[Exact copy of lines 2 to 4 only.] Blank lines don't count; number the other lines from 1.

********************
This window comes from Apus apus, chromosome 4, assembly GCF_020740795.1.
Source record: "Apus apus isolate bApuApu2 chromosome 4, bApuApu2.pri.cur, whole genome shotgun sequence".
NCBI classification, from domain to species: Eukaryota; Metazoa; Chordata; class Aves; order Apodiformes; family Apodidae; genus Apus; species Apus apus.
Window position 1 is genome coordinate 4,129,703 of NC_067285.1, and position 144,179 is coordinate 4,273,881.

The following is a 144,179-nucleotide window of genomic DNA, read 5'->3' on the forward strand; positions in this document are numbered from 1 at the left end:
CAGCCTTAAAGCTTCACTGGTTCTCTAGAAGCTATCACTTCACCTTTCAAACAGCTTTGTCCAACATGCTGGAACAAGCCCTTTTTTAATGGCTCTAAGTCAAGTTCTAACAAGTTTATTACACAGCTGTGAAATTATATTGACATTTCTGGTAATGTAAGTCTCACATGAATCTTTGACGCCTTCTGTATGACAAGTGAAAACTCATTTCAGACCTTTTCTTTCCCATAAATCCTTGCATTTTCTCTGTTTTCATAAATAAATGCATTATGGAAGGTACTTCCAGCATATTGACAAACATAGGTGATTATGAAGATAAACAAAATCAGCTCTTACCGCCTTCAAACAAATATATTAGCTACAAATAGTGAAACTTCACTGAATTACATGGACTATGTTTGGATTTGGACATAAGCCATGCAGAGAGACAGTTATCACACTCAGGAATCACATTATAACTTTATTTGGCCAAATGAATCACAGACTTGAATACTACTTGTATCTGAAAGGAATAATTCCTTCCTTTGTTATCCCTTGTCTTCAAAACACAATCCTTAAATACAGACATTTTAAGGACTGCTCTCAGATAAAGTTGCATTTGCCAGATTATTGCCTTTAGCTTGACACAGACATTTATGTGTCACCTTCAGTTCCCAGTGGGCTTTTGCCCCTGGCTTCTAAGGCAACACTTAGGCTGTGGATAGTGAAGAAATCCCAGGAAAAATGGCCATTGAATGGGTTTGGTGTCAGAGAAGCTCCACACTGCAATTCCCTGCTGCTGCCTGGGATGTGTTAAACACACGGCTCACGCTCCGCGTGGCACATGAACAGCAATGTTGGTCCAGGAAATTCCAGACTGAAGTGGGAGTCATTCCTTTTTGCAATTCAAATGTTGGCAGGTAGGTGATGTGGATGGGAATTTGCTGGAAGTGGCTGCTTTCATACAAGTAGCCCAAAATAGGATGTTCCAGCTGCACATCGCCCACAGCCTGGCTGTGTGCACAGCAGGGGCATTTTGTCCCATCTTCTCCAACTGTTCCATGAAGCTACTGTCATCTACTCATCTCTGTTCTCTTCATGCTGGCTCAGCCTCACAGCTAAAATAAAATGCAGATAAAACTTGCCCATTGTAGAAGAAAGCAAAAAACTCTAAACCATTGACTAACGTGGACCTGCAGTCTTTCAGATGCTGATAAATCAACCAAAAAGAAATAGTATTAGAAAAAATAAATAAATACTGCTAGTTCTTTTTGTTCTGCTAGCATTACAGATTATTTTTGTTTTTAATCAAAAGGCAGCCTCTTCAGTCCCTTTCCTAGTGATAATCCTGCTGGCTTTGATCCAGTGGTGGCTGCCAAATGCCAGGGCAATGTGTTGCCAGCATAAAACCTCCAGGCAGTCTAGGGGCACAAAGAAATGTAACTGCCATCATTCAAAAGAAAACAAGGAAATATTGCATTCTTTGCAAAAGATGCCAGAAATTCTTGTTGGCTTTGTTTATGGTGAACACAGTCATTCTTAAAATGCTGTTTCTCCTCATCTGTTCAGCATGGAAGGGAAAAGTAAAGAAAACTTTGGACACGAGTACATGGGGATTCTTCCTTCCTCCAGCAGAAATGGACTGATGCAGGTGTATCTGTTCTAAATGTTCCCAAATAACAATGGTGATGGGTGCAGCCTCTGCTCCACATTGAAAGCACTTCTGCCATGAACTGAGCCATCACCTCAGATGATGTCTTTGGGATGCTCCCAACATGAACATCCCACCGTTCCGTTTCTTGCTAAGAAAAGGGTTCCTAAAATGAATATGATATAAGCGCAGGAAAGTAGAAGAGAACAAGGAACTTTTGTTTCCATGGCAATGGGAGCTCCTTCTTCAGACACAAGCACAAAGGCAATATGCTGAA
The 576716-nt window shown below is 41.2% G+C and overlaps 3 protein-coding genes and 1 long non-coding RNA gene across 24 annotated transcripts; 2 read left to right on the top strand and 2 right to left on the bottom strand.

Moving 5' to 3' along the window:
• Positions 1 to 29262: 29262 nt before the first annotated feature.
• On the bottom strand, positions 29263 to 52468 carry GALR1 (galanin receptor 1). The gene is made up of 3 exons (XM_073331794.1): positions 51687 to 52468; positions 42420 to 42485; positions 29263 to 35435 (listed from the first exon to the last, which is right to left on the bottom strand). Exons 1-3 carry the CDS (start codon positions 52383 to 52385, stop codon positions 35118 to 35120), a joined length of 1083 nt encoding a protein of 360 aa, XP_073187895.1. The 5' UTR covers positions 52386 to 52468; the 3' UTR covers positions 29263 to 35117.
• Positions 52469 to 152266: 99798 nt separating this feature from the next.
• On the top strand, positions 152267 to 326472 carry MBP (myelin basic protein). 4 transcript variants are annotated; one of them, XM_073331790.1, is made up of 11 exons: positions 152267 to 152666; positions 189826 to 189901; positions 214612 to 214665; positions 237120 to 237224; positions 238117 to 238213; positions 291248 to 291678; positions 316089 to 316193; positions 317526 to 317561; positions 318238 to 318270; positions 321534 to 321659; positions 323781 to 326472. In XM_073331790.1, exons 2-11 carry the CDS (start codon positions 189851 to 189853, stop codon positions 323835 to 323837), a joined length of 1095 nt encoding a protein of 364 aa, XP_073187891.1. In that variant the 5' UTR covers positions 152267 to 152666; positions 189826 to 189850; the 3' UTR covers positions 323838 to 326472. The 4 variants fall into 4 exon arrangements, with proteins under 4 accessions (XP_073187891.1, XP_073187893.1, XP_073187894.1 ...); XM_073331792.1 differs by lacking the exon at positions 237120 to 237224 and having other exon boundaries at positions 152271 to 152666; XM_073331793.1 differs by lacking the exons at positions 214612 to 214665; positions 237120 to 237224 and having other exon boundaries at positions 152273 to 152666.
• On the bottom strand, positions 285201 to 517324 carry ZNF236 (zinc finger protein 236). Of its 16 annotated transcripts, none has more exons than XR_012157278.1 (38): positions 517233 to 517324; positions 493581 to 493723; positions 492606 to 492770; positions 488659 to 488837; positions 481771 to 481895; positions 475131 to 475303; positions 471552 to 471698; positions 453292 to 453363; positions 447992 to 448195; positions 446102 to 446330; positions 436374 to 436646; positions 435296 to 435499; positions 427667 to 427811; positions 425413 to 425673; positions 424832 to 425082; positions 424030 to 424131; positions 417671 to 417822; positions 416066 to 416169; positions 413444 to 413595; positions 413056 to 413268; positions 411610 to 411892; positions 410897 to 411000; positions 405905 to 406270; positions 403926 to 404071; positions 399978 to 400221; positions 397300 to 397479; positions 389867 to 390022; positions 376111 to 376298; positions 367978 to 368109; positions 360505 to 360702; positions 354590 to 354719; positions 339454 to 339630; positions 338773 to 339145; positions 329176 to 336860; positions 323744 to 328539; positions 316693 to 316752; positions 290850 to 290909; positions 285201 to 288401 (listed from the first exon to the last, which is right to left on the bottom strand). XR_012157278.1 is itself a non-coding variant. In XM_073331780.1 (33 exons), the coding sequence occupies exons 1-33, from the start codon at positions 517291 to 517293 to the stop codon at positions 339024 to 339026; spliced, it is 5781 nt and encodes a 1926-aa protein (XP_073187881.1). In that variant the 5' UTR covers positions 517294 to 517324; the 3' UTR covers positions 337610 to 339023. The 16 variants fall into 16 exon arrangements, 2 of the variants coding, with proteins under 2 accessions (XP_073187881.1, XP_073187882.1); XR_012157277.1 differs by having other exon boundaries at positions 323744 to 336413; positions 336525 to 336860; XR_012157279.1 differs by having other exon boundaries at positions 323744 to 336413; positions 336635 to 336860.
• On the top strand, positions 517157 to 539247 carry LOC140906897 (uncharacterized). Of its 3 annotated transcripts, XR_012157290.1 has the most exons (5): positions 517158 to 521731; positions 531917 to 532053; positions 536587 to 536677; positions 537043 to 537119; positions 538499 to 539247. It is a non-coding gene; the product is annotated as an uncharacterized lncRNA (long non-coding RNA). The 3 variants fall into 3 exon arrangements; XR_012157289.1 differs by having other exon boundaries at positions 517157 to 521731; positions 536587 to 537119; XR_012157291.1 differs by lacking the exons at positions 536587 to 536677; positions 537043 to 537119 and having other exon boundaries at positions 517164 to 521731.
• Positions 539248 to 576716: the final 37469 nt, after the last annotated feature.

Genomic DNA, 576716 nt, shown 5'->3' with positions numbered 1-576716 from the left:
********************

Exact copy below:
Source record: "Apus apus isolate bApuApu2 chromosome 4, bApuApu2.pri.cur, whole genome shotgun sequence".
NCBI classification, from domain to species: Eukaryota; Metazoa; Chordata; class Aves; order Apodiformes; family Apodidae; genus Apus; species Apus apus.
Window position 1 is genome coordinate 4,129,703 of NC_067285.1, and position 144,179 is coordinate 4,273,881.